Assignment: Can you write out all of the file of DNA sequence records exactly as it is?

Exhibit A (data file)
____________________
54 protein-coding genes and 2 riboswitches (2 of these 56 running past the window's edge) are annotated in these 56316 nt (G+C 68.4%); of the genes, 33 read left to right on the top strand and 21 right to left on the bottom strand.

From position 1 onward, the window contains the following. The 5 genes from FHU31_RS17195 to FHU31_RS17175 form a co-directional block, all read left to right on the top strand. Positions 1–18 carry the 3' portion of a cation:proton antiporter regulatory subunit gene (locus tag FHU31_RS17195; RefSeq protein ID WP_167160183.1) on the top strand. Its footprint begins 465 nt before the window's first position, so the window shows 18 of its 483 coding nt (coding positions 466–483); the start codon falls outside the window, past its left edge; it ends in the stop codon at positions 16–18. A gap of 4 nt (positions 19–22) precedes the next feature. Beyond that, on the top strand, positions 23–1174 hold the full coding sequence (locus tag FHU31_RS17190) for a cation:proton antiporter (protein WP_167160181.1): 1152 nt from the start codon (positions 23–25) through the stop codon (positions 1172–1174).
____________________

54 protein-coding genes and 2 riboswitches (2 of these 56 running past the window's edge) are annotated in these 56316 nt (G+C 68.4%); of the genes, 33 read left to right on the top strand and 21 right to left on the bottom strand.

From position 1 onward, the window contains the following. The 5 genes from FHU31_RS17195 to FHU31_RS17175 form a co-directional block, all read left to right on the top strand. Positions 1–18 carry the 3' portion of a cation:proton antiporter regulatory subunit gene (locus tag FHU31_RS17195; RefSeq protein ID WP_167160183.1) on the top strand. Its footprint begins 465 nt before the window's first position, so the window shows 18 of its 483 coding nt (coding positions 466–483); the start codon falls outside the window, past its left edge; it ends in the stop codon at positions 16–18. A gap of 4 nt (positions 19–22) precedes the next feature. Beyond that, on the top strand, positions 23–1174 hold the full coding sequence (locus tag FHU31_RS17190) for a cation:proton antiporter (protein WP_167160181.1): 1152 nt from the start codon (positions 23–25) through the stop codon (positions 1172–1174).